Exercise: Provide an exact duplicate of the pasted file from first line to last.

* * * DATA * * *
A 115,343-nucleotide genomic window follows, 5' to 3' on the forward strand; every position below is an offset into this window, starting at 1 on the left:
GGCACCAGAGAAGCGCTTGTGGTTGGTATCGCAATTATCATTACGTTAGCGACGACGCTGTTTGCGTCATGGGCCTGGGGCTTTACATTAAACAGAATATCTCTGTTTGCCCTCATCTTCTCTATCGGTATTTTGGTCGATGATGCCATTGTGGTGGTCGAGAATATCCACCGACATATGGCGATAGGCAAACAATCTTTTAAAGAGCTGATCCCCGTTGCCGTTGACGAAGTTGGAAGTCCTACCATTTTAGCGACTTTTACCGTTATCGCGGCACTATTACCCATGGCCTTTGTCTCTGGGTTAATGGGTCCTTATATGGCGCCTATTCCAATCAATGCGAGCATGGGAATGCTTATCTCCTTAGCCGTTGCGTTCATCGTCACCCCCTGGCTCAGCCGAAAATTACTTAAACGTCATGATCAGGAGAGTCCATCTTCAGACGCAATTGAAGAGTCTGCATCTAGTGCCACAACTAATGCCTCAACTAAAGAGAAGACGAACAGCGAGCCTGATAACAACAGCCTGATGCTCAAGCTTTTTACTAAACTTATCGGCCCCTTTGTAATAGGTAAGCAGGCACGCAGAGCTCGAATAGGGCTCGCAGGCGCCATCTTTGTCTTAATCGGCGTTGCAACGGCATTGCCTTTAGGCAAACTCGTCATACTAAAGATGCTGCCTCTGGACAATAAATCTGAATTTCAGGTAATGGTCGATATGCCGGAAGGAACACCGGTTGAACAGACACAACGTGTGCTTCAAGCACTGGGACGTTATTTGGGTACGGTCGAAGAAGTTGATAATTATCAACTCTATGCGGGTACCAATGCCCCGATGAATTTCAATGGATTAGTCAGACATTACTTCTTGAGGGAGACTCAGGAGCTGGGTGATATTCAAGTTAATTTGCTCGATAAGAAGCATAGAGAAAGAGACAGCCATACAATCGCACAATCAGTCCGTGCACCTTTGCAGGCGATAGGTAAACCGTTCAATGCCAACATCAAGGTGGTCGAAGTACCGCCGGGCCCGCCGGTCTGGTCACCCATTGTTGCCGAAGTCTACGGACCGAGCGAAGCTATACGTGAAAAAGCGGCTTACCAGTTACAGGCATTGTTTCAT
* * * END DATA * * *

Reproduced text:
A 115,343-nucleotide genomic window follows, 5' to 3' on the forward strand; every position below is an offset into this window, starting at 1 on the left:
GGCACCAGAGAAGCGCTTGTGGTTGGTATCGCAATTATCATTACGTTAGCGACGACGCTGTTTGCGTCATGGGCCTGGGGCTTTACATTAAACAGAATATCTCTGTTTGCCCTCATCTTCTCTATCGGTATTTTGGTCGATGATGCCATTGTGGTGGTCGAGAATATCCACCGACATATGGCGATAGGCAAACAATCTTTTAAAGAGCTGATCCCCGTTGCCGTTGACGAAGTTGGAAGTCCTACCATTTTAGCGACTTTTACCGTTATCGCGGCACTATTACCCATGGCCTTTGTCTCTGGGTTAATGGGTCCTTATATGGCGCCTATTCCAATCAATGCGAGCATGGGAATGCTTATCTCCTTAGCCGTTGCGTTCATCGTCACCCCCTGGCTCAGCCGAAAATTACTTAAACGTCATGATCAGGAGAGTCCATCTTCAGACGCAATTGAAGAGTCTGCATCTAGTGCCACAACTAATGCCTCAACTAAAGAGAAGACGAACAGCGAGCCTGATAACAACAGCCTGATGCTCAAGCTTTTTACTAAACTTATCGGCCCCTTTGTAATAGGTAAGCAGGCACGCAGAGCTCGAATAGGGCTCGCAGGCGCCATCTTTGTCTTAATCGGCGTTGCAACGGCATTGCCTTTAGGCAAACTCGTCATACTAAAGATGCTGCCTCTGGACAATAAATCTGAATTTCAGGTAATGGTCGATATGCCGGAAGGAACACCGGTTGAACAGACACAACGTGTGCTTCAAGCACTGGGACGTTATTTGGGTACGGTCGAAGAAGTTGATAATTATCAACTCTATGCGGGTACCAATGCCCCGATGAATTTCAATGGATTAGTCAGACATTACTTCTTGAGGGAGACTCAGGAGCTGGGTGATATTCAAGTTAATTTGCTCGATAAGAAGCATAGAGAAAGAGACAGCCATACAATCGCACAATCAGTCCGTGCACCTTTGCAGGCGATAGGTAAACCGTTCAATGCCAACATCAAGGTGGTCGAAGTACCGCCGGGCCCGCCGGTCTGGTCACCCATTGTTGCCGAAGTCTACGGACCGAGCGAAGCTATACGTGAAAAAGCGGCTTACCAGTTACAGGCATTGTTTCAT